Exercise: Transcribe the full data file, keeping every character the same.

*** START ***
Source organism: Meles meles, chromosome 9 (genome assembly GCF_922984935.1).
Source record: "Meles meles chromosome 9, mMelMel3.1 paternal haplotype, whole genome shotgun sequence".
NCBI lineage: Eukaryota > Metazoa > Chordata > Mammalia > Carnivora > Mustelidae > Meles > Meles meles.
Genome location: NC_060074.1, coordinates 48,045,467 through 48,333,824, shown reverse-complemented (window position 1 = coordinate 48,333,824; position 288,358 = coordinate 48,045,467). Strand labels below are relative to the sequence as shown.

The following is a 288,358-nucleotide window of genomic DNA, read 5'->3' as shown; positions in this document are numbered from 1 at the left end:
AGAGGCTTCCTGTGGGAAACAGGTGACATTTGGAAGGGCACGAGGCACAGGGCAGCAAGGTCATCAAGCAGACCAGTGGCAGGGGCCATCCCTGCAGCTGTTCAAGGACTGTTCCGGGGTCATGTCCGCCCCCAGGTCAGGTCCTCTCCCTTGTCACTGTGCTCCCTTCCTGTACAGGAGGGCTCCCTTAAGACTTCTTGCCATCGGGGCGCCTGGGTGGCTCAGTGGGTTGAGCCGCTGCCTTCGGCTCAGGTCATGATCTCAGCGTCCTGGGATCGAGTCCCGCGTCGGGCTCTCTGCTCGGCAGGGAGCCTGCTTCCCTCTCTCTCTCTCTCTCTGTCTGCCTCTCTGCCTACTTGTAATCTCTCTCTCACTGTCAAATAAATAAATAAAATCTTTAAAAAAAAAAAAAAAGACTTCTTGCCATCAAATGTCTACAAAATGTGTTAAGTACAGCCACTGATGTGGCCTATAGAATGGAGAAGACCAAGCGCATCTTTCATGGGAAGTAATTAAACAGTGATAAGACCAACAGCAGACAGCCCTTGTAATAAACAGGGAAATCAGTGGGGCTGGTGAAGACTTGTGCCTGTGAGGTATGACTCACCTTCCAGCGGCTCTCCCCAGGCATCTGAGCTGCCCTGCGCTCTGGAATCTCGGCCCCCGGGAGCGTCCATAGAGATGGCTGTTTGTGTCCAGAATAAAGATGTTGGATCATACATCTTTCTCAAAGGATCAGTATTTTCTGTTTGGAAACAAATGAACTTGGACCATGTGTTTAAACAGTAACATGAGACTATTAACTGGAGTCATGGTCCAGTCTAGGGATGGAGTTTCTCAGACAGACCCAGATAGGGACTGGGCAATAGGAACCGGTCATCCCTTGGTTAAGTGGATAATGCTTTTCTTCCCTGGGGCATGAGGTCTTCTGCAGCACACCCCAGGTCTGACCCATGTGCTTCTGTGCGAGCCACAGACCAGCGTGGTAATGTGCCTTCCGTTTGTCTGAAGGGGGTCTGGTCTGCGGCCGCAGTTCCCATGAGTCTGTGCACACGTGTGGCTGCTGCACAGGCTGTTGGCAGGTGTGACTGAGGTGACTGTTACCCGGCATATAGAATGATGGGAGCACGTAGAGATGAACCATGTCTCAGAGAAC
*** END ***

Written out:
Source organism: Meles meles, chromosome 9 (genome assembly GCF_922984935.1).
Source record: "Meles meles chromosome 9, mMelMel3.1 paternal haplotype, whole genome shotgun sequence".
NCBI lineage: Eukaryota > Metazoa > Chordata > Mammalia > Carnivora > Mustelidae > Meles > Meles meles.
Genome location: NC_060074.1, coordinates 48,045,467 through 48,333,824, shown reverse-complemented (window position 1 = coordinate 48,333,824; position 288,358 = coordinate 48,045,467). Strand labels below are relative to the sequence as shown.

The following is a 288,358-nucleotide window of genomic DNA, read 5'->3' as shown; positions in this document are numbered from 1 at the left end:
AGAGGCTTCCTGTGGGAAACAGGTGACATTTGGAAGGGCACGAGGCACAGGGCAGCAAGGTCATCAAGCAGACCAGTGGCAGGGGCCATCCCTGCAGCTGTTCAAGGACTGTTCCGGGGTCATGTCCGCCCCCAGGTCAGGTCCTCTCCCTTGTCACTGTGCTCCCTTCCTGTACAGGAGGGCTCCCTTAAGACTTCTTGCCATCGGGGCGCCTGGGTGGCTCAGTGGGTTGAGCCGCTGCCTTCGGCTCAGGTCATGATCTCAGCGTCCTGGGATCGAGTCCCGCGTCGGGCTCTCTGCTCGGCAGGGAGCCTGCTTCCCTCTCTCTCTCTCTCTCTGTCTGCCTCTCTGCCTACTTGTAATCTCTCTCTCACTGTCAAATAAATAAATAAAATCTTTAAAAAAAAAAAAAAAGACTTCTTGCCATCAAATGTCTACAAAATGTGTTAAGTACAGCCACTGATGTGGCCTATAGAATGGAGAAGACCAAGCGCATCTTTCATGGGAAGTAATTAAACAGTGATAAGACCAACAGCAGACAGCCCTTGTAATAAACAGGGAAATCAGTGGGGCTGGTGAAGACTTGTGCCTGTGAGGTATGACTCACCTTCCAGCGGCTCTCCCCAGGCATCTGAGCTGCCCTGCGCTCTGGAATCTCGGCCCCCGGGAGCGTCCATAGAGATGGCTGTTTGTGTCCAGAATAAAGATGTTGGATCATACATCTTTCTCAAAGGATCAGTATTTTCTGTTTGGAAACAAATGAACTTGGACCATGTGTTTAAACAGTAACATGAGACTATTAACTGGAGTCATGGTCCAGTCTAGGGATGGAGTTTCTCAGACAGACCCAGATAGGGACTGGGCAATAGGAACCGGTCATCCCTTGGTTAAGTGGATAATGCTTTTCTTCCCTGGGGCATGAGGTCTTCTGCAGCACACCCCAGGTCTGACCCATGTGCTTCTGTGCGAGCCACAGACCAGCGTGGTAATGTGCCTTCCGTTTGTCTGAAGGGGGTCTGGTCTGCGGCCGCAGTTCCCATGAGTCTGTGCACACGTGTGGCTGCTGCACAGGCTGTTGGCAGGTGTGACTGAGGTGACTGTTACCCGGCATATAGAATGATGGGAGCACGTAGAGATGAACCATGTCTCAGAGAAC